The Reversing the Youth Tobacco Epidemic Act of 2019 (HR 2339, 116th Congress) would impose additional restrictions, carried out by the Food and Drug Association (FDA) and the Federal Trade Commission (FTC), in an attempt to reduce the rate of youth tobacco use. Specifically, the Act would require:
- The FDA to issue a final rule to put color, graphic warnings depicting the health consequences of smoking on cigarettes;
- The FDA to apply stricter labeling and advertising requirements to all tobacco products covered under the Federal Food, Drug, and Cosmetic Act (21 U.S.C. 387a);
- Raising the age at which entities may sell tobacco products to an individual from 18 to 21, and prohibiting any marketing of tobacco products in a way that would especially appeal to individuals under 21 years of age;
- Banning sale of any tobacco product (with the exception of some premium cigars) not done through a “direct, face-to-face exchange between a retailer and a consumer”;
- Banning tobacco products, including electronic nicotine delivery systems (such as e-cigarettes, vape pens, or refillable vaporizers), containing artificial or natural flavors other than tobacco, with an exception granted to those products that are determined by the FDA to promote smoking cessation among ongoing tobacco users and found to not increase the likelihood of attracting new tobacco users;
- Increasing user fees of tobacco products;
- The FDA to issue a final rule to regulate synthetic nicotine;
- The FDA to review public awareness campaigns directed to at-risk individuals about the risks of tobacco use, and as necessary to modify them to include individuals who are between 18 and 21 years of age;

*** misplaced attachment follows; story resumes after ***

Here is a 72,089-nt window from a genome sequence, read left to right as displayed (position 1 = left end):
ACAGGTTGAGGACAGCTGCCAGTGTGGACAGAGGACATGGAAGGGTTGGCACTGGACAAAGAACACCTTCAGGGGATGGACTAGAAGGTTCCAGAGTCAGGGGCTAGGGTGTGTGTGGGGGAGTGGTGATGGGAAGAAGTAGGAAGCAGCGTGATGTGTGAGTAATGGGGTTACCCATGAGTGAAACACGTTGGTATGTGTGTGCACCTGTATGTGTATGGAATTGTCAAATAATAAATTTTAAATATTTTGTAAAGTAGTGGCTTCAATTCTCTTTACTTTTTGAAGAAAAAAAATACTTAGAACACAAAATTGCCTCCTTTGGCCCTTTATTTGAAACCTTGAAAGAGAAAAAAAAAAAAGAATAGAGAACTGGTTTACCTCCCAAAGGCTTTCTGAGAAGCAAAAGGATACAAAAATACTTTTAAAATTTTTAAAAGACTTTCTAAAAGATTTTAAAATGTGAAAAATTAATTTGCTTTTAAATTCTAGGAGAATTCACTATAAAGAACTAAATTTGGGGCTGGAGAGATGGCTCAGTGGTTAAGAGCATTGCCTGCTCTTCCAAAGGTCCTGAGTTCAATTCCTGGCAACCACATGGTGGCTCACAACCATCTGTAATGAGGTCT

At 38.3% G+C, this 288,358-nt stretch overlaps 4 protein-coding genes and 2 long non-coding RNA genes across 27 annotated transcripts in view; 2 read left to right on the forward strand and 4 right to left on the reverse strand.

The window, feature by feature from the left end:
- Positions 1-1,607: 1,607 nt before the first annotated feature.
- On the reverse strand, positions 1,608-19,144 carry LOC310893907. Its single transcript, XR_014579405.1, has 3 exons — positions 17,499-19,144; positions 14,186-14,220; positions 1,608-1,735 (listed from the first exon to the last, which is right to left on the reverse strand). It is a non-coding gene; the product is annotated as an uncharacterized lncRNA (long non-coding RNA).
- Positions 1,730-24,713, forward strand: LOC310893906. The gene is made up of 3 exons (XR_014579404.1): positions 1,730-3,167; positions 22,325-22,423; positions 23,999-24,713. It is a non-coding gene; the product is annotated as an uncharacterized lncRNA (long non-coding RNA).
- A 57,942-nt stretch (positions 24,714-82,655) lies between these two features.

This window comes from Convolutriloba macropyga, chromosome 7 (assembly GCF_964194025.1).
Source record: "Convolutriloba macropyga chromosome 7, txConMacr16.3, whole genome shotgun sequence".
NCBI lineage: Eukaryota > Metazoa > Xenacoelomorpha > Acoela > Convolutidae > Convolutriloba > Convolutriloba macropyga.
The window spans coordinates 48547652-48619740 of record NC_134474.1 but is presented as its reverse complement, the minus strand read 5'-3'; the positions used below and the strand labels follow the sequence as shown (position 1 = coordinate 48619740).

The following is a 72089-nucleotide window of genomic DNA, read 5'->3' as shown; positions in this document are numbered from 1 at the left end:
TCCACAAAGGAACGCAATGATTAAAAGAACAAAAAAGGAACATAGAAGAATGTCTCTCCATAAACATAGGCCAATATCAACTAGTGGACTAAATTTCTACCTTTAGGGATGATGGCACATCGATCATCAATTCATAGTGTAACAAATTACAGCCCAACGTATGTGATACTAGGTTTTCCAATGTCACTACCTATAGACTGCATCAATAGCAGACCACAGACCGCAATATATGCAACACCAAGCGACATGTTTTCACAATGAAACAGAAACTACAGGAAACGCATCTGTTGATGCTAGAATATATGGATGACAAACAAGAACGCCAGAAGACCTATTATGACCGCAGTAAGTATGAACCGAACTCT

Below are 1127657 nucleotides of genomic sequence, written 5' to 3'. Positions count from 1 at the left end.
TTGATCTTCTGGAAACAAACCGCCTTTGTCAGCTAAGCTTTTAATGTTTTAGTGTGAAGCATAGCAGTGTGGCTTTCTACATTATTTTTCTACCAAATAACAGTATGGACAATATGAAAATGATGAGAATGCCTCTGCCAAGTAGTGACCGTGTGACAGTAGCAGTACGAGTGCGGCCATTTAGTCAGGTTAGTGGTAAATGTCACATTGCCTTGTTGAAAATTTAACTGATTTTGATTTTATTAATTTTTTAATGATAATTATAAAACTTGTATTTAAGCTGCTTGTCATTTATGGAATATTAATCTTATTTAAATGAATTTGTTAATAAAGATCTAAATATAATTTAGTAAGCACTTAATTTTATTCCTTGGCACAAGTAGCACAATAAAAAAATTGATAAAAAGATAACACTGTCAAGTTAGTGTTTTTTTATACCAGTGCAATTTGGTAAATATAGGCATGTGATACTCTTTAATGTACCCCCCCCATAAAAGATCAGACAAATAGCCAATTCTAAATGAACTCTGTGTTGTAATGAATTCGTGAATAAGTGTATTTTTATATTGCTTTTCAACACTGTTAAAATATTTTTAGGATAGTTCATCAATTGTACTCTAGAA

- The FDA to issue educational materials to healthcare providers, law enforcement, and members of the public regarding the FDA's new and modified authorities to regulate tobacco under this bill;
- The FTC to regulate the marketing, advertising, or promoting of e-cigarettes to those under 21 years of age, including overseeing enforcement of violations to these provisions; and
- The FTC to provide a report to Congress detailing advertising and marketing practices by manufacturers of tobacco products including cigarettes, cigars, smokeless tobacco, and e-cigarettes.
The bill also requires the Centers for Disease Control and Prevention to award grants to state, local, or Tribal health departments for projects aimed at developing strategies for ceasing smoking and e-cigarette use in racial and ethnic minority communities, developing better outreach tools to those communities, and referring individuals to services intended to promote cessation of smoking and e-cigarette use.
The amended bill as approved by the House in February 2020 also incorporates provisions from HR 5022, the Nicotine Or Vaping Access Protection and Enforcement (NO VAPE) Act of 2019. As used in HR 2339, these provisions:
- Double the level of fines issued to tobacco retailers who violate regulations restricting the sale or advertising of tobacco products; and
- Require the Government Accountability Office to conduct a study on the relationship of e-cigarettes to tobacco cessation, the perception of harmful effects of e-cigarettes, and the effects of secondhand exposure to smoke from e-cigarettes.
In February 2020, as the House was voting to approve this bill, the White House issued a statement expressing the Trump administration's opposition to the bill and claiming that, should the bill as approved by the House reach the President's desk, the President's advisors would recommend he veto the bill. As of late February 2020, the bill would still need approval by the Senate before the President would decide to sign or veto the bill.